The diagnosis of endometrial carcinomas with clear cells by gynecologic pathologists: an assessment of interobserver variability and associated morphologic features.

Fadare O, Parkash V, Dupont WD, Acs G, Atkins KA, Irving JA, Pirog EC, Quade BJ, Quddus MR, Rabban JT, Vang R, Hecht JL
Am J Surg Pathol. 2012 36 (8): 1107-18

PMID: 22790851 · DOI:10.1097/PAS.0b013e31825dd4b3

The purposes of this study are to assess the level of interobserver variability in the diagnosis of endometrial carcinomas with clear cells by gynecologic pathologists based purely on their morphologic features and to comparatively describe the cases of putative clear cell carcinoma (CCC) with and without significant interobserver variability. A total of 35 endometrial carcinomas (1 slide per case) were reviewed by 11 gynecologic pathologists (median experience: 10 y) from 11 North American institutions. The cases were selected from the files of 3 institutions on the basis of the presence of at least focal clear cells and had previously been classified as a variety of histotypes at these institutions. Diagnoses were rendered in a blinded manner and without predetermined diagnostic criteria or categories. The κ values between any pair of observers ranged from 0.18 to 0.69 (combined 0.46), which was indicative of a "moderate" level of interobserver agreement for the group. Subgroups of "confirmed CCC" [cases diagnosed as such by at least 8 (73%) of the 11 observers, n=14] and "possible CCC" (cases diagnosed as CCC by ≥1 but <8 observers, n=13) were compared with regard to a variety of semiquantified morphologic features. By combining selected morphologic features that displayed statistically significant differences between the 2 groups on univariate analyses, the following approximate morphologic profile emerged for the confirmed CCC group: papillae with hyalinized cores in ≥33% of the lesion, clear cells in ≥33% of the lesion, hyperchromasia in ≥33% of the lesion, the absence of nuclear pseudostratification in >3 cells on the papillae, the absence of nuclear pseudostratification in glands in ≥33% of the lesion, the absence of diffuse grade 3 nuclei, the absence of long and slender papillae in ≥33% of the lesion, and glands and papillae lined by cuboidal to flat, noncolumnar cells. In a backward stepwise logistic regression analysis, features from the profile that predicted the confirmed CCC group included: (1) absence or minimality of diffuse sheets of grade 3 nuclei [P=0.025; 95% confidence interval (CI), 0.0266-0.363]; (2) absence or minimality of nuclear stratification in glands and papillae (P=0.040; 95% CI, -0.228 to -0.0054); and (3) glands and papillae lined by cuboidal to flat, noncolumnar cells (P=0.008; 95% CI, 0.0911-0.566). The 2 groups displayed significant overlap regarding a wide variety of features, and no single case displayed a full complement of potentially diagnostic features. Morphologic patterns associated with cases with very high levels of interobserver variability (defined as cases with ≥4 different diagnoses rendered for them, n=9) included the near-exclusive or exclusively solid pattern of clear cells (3/9) and glandular/papillary proliferations whose only CCC-like feature was the presence of clear cells (2/9). In conclusion, the diagnosis of endometrial carcinomas with clear cells by gynecologic pathologists is associated with a moderate level of interobserver variability. However, there is a morphologic profile that characterizes cases that gynecologic pathologists more uniformly classify as CCC, and the presence of these features is supportive of a CCC diagnosis in an endometrial carcinoma with clear cells. Cases that display broad and significant qualitative deviations from the aforementioned profile should prompt the consideration of a diagnosis other than CCC.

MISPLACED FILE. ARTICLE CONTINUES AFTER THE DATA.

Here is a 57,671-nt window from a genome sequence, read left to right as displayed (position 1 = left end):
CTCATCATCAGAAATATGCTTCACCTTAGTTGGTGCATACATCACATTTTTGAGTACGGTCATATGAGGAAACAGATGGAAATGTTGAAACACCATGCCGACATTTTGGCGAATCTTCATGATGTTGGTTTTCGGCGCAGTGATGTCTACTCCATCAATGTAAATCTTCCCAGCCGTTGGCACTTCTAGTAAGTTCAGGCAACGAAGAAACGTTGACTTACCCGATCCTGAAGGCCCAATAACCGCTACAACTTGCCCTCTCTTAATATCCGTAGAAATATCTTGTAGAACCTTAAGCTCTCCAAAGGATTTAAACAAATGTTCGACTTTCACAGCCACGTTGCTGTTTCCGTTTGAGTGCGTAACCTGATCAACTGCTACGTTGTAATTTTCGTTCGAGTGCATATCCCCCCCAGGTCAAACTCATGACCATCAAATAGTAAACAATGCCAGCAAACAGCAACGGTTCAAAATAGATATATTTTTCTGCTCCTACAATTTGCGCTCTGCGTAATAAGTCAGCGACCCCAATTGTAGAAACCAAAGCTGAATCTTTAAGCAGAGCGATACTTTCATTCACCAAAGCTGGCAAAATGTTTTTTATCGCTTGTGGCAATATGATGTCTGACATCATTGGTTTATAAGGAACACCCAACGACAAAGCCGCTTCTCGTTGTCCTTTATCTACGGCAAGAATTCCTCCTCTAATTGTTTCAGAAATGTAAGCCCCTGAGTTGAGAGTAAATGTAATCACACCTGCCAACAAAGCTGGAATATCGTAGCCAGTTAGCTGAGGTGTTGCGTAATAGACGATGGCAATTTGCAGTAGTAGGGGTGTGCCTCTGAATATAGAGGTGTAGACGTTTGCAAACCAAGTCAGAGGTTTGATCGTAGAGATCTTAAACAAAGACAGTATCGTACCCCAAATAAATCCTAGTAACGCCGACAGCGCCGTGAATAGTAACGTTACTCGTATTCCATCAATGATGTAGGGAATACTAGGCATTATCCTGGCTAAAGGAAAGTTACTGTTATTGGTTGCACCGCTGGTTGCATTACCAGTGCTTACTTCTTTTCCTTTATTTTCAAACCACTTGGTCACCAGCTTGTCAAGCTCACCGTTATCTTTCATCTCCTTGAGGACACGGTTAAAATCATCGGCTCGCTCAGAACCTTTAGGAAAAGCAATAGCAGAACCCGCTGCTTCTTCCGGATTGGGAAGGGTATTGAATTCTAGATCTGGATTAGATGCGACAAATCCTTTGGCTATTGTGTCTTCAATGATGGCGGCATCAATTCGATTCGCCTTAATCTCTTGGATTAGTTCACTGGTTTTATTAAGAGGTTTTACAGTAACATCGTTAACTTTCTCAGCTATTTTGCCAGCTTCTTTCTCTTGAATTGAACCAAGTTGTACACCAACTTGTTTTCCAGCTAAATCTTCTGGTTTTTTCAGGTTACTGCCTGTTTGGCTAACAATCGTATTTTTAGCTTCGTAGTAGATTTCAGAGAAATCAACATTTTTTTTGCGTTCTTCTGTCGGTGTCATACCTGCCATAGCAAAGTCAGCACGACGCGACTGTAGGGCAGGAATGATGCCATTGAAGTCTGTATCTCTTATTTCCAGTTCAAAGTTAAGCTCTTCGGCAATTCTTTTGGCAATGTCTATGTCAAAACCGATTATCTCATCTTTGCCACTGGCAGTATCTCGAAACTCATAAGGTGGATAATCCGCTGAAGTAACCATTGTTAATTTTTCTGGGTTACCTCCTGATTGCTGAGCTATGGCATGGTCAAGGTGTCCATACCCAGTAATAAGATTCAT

MeSH Terms (7)

Adenocarcinoma, Clear Cell Endometrial Neoplasms Female Gynecology Humans Observer Variation Pathology, Clinical

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